Ghana News Agency (Accra) – Samuel Atta Akyea, the Minister of Works and Housing, says the national housing policy implementation plan is at its concluding stage and will help solve problems of housing in the country.
He said the policy document has undergone stakeholder consultative assessments and contains strategies that will go a long way to solving the myriad urban housing problems facing Ghanaians.
He was speaking at a ceremony in Accra to mark World Habitat Day.
Atta Akyea said: “It is, therefore, appropriate for us to take stock of our accomplishments and challenges in the areas of the national housing policies and programmes to ensure that our vision is properly understood by all, and effectively implemented, to urgently address the crucial aspect of housing affordability.”
The celebration was held virtually, on the theme “Housing for All: A Better Urban Future”.
The event was organised by the Ministry of Works and Housing in collaboration with the UN-Habitat, and other Ghanaian ministries.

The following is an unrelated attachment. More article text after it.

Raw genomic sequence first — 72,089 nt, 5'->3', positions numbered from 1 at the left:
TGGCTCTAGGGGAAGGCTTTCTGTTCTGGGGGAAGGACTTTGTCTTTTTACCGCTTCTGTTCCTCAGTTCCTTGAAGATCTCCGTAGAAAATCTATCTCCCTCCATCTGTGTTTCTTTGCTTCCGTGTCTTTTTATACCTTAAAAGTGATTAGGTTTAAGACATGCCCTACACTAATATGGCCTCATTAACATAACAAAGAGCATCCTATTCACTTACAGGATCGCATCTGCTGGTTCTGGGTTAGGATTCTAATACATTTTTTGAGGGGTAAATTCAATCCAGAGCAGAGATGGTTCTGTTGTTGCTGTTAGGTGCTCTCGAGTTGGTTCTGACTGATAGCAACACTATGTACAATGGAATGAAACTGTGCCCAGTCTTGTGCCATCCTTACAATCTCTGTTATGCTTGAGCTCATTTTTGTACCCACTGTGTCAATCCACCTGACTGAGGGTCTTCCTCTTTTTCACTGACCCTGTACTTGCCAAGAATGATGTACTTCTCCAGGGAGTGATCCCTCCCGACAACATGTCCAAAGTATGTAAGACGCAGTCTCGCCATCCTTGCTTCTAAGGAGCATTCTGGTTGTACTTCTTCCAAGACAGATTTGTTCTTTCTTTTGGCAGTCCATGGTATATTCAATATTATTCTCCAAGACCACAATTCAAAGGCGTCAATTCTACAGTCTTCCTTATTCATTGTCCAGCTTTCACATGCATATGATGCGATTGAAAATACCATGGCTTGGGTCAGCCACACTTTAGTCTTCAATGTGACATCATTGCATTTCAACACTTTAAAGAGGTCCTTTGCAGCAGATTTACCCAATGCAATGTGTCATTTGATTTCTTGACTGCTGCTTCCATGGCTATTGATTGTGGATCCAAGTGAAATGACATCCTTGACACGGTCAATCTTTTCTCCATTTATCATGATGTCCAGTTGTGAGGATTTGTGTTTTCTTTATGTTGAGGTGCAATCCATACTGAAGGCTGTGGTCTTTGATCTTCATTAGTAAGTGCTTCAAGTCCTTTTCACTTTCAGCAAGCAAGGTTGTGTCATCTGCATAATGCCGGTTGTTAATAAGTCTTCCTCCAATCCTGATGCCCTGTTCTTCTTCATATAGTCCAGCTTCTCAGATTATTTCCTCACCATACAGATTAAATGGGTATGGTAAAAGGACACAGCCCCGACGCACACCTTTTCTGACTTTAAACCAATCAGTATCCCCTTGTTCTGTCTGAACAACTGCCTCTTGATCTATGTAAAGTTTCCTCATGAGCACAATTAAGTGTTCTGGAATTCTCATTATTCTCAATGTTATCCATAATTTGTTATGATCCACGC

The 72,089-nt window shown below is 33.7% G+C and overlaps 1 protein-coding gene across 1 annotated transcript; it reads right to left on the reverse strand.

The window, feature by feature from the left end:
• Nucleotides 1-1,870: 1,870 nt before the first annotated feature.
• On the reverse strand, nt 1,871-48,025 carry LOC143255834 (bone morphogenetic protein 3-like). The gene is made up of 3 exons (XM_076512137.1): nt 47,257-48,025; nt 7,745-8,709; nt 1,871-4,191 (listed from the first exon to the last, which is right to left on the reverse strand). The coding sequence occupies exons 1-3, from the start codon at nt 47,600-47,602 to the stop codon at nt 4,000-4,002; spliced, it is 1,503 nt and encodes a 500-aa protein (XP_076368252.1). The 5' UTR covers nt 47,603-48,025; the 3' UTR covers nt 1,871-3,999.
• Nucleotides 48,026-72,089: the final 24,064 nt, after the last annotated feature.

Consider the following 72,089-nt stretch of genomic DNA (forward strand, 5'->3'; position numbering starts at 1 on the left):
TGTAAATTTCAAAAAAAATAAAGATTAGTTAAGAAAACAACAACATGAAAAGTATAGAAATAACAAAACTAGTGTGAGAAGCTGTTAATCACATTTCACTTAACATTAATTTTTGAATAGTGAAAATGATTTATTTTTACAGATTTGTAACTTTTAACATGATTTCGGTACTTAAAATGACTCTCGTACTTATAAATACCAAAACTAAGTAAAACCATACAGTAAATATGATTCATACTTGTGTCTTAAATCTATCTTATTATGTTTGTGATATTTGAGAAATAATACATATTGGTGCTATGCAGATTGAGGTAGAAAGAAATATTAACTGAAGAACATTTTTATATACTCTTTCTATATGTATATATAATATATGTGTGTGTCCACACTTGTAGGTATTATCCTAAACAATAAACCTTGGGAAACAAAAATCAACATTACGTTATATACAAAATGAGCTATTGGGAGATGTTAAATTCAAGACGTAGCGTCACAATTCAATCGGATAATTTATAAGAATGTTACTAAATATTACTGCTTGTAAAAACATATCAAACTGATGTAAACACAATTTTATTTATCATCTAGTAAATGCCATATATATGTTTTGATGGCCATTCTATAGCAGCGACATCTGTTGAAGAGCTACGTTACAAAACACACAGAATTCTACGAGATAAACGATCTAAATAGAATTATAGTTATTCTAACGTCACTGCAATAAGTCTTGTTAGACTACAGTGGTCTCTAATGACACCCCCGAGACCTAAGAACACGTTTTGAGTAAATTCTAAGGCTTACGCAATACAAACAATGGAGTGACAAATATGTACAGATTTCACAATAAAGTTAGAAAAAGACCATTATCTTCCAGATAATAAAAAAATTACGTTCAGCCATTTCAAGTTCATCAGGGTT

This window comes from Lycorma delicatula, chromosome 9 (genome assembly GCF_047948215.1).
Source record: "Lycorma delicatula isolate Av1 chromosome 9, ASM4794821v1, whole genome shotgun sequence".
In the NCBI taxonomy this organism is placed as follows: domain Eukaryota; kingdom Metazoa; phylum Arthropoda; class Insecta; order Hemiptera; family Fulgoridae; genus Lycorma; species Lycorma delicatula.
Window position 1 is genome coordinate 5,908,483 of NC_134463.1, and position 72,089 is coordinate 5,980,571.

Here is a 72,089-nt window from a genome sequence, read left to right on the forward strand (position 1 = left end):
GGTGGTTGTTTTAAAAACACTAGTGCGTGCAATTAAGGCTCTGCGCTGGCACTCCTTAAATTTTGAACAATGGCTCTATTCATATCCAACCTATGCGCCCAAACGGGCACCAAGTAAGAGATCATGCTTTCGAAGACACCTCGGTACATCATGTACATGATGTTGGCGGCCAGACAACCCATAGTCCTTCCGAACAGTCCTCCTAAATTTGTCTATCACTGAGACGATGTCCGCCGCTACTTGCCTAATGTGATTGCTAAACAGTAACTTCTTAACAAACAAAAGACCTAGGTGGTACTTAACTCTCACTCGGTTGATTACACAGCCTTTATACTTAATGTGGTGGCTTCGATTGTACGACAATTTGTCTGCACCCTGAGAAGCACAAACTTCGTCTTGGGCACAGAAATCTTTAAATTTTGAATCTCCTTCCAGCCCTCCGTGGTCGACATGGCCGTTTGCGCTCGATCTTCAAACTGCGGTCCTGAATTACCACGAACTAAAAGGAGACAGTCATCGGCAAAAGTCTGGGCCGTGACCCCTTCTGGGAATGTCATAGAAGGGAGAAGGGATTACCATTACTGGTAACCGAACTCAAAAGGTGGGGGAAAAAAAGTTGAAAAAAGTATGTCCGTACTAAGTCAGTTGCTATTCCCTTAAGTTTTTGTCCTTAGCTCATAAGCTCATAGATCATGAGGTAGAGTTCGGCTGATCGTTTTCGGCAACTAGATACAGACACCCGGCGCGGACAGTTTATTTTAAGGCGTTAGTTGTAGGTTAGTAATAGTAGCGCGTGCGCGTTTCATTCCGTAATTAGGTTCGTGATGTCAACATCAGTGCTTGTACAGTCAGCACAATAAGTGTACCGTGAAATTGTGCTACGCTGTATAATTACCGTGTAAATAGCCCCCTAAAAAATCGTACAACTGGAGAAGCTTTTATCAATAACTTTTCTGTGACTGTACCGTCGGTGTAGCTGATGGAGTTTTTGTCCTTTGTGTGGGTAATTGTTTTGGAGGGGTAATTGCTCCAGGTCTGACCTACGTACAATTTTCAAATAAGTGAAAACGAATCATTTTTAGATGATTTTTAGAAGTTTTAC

World Habitat Day is marked on the first Monday of October each year and is recognised by the United Nations. It reflects on the state of towns and cities, and the basic right of all to adequate shelter.
Atta Akyea said the government is adopting a two-pronged approach to mobilise funds both domestically and internationally to support the housing sector.
He said the government, through the Ministry of Works and Housing, is implementing the Ghana Affordable Housing Programme, aimed at providing adequate and decent affordable housing, particularly to low- and middle-income groups.
“The government is committed to achieving our targets of the Sustainable Development Goals (SDGs). Ghana believes that the effective implementation of the 17 SDGs remains critical to making the multilateral system relevant in addressing the global challenges we face,” Atta Akyea said.
“Indeed, one such challenge is the threat to the consolidation to achieve SDG 11: inclusive, safe, resilient and sustainable cities.”
Affordable homes create a big challenge not only for the Ministry of Housing but also for all collaborating ministries, business and civil society.
Addressing the housing needs of the poorest and most vulnerable, especially women, young people and those who live in slums must be a priority in the nation’s development agenda.
Charles Abani, the UN resident co-ordinator in Ghana, stressed that housing is a fundamental human right. The COVID-19 pandemic had shown that cities, local and national governments around the world could move towards reducing inequalities and poverty levels, he said.
This could also provide access to adequate housing for all, as a catalyst to achieve other fundamental rights.
“This is central in our battle against the COVID-19 pandemic,” Abani said.